Features Livestock

5 things I learned from touring a beef processing plant

markie hageman


Nestled in Kuna, Idaho, is CS Beef Packers, a meat packing plant built in 2017. CS Beef offers beef harvesting, fabrication, rendering, and hide processing. The facility was built following the formation of CS Beef Packers LLC in 2015, as a result of a partnership between Caviness Beef and JR Simplot Co.

Last year, I participated in a tour of the facility with the Idaho Cattle Association and explored a part of the beef industry that many people don’t fully understand. I have always been an animal agriculture advocate, but getting a behind-the-scenes look into a processing plant has made me a better advocate.

Here are the five biggest take-aways from the tour:

1) Taking photos is not permitted — a fact that my friend and I knew, however, we weren’t aware of the extent of this rule. I was there to write up a feature for Idaho Cattle Association’s Line Rider magazine, and she was there on a freelance assignment as well, so naturally, we wanted to get a photo of the CS Beef sign at the entrance. Before we could both grab a photo, a vehicle pulled up and a man emerged, questioning our intentions. We laughed at our rookie mistake; we both knew these plants have to be guarded against possible animal-rights activists, so we put our cameras away and were escorted in the vehicle to the check-in office.

Image by Markie Hageman

2) It’s a surprisingly peaceful place. Although, the hallway that separated the visitor rooms and offices from the actual processing floor was concrete and bland, the workers were welcoming, the facility was structured and clean, and the kill floor was enclosed to ensure comfort and safety for workers, animals, and visitors. It was the most fascinating part of the industry I have had the privilege to get a behind-the-scenes-look into. None of it felt macabre.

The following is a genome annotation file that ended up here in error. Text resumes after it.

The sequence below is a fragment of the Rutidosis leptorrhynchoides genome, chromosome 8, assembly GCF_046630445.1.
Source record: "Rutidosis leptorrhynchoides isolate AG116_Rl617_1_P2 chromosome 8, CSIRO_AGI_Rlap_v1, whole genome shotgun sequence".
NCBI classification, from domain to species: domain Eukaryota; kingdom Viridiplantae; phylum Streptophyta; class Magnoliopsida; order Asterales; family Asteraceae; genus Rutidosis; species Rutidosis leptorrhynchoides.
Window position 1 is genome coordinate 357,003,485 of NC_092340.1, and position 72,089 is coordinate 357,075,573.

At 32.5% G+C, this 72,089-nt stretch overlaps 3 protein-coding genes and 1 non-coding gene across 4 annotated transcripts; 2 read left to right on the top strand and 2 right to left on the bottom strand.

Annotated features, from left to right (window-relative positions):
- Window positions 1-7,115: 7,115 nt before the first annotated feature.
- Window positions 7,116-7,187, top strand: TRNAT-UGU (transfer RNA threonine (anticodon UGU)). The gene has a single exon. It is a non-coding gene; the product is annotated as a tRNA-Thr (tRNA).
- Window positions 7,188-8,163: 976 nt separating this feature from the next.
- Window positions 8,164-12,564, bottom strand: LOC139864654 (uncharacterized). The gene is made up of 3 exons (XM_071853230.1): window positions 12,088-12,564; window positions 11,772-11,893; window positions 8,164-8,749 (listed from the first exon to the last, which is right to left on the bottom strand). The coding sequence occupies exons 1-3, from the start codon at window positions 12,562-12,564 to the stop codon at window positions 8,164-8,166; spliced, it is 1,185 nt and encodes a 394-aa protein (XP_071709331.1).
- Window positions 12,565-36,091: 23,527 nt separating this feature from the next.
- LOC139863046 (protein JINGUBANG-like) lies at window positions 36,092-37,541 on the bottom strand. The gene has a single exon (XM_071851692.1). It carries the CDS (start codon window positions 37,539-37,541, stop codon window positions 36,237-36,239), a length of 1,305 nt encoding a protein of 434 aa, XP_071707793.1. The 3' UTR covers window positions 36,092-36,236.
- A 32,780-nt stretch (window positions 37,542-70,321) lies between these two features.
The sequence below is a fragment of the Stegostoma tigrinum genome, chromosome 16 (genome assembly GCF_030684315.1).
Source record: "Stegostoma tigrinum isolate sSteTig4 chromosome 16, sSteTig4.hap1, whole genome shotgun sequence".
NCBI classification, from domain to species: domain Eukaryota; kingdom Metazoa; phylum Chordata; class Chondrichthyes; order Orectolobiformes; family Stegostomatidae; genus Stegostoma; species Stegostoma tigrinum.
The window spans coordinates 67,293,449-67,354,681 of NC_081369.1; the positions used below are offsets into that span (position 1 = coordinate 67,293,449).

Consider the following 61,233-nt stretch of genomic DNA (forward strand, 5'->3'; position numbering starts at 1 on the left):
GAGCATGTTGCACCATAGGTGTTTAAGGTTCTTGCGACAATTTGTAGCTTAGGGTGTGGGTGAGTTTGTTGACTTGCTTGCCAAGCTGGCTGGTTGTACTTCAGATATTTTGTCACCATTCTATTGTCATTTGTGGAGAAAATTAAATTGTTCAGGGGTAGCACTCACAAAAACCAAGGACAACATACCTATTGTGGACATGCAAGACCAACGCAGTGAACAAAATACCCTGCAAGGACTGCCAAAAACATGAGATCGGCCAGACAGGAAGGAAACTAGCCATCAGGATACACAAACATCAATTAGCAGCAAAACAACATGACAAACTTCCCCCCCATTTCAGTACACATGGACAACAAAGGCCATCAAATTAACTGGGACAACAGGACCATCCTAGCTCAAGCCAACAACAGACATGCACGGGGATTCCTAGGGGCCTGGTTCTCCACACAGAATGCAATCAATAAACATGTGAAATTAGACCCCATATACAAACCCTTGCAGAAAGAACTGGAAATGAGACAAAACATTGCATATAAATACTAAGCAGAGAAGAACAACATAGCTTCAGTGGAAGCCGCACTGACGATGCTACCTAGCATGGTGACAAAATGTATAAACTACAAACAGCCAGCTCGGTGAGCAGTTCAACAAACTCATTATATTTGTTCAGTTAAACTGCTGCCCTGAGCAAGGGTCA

3) JR Simplot partnered with Caviness, and has an embryo transfer lab inside the beef plant. In this office, we learned how they transfer embryos, and why. Their goal is to create better animals for slaughter, using both dairy cattle and beef cattle breeds. With their efficiency, the plant slaughters about 1,400 head of quality cattle per day.

4) Large square windows were placed throughout the hallway, giving visitors a glimpse into the steps of cattle processing. Each step of the process, from the point the cattle arrive, to the cuts of beef being shipped out to your local grocery store, or imported to other countries, was carefully supervised. Every worker had on PPE and were given appropriate breaks when needed. Supervisors were on each floor, and only the most highly trained personnel were given the difficult jobs — such as making the cuts on the carcasses and determining grade for each carcass. Our tour guides, CS Beef’s cattle buyer and plant manager, informed us that these employees were trained extremely well before being allowed to do any task asked of them. The strict guidelines put in place by the plant were to be followed and any discrepancies were caught by multiple checks and balances of the assembly line.

5) Seeing the hanging carcasses, the head of a cow hanging — just after the hair and hide were removed — waiting to be rendered for byproduct use, and knowing that, as we were speaking, cattle were being brought in and slaughtered, was nothing squeamish to me, surprisingly. These animals have served a purpose and have lived excellent lives, even to the point of the kill floor, where highly-trained professionals rotated throughout the day, and were put under even more supervision, in order to humanely harvest the cattle. The work was hard, to say the least, and, while our tour guides were joking and light-hearted the entire time, they took their jobs seriously, knowing the safety and well-being of animals and people, were in their hands.

Seeing this part of the industry is something every aspiring advocate should experience, it is a great way to pay respect to the animals that give us so much, and allows you to have open conversations with people who are misinformed and misguided on processing plants.


Markie Hageman majored in agribusiness at Fort Hays State University. She is actively involved in her state Cattlemen’s Association, Young Farmers chapter, and National Cattlemen’s Beef Association. Her AGDAILY.com articles can be found here.

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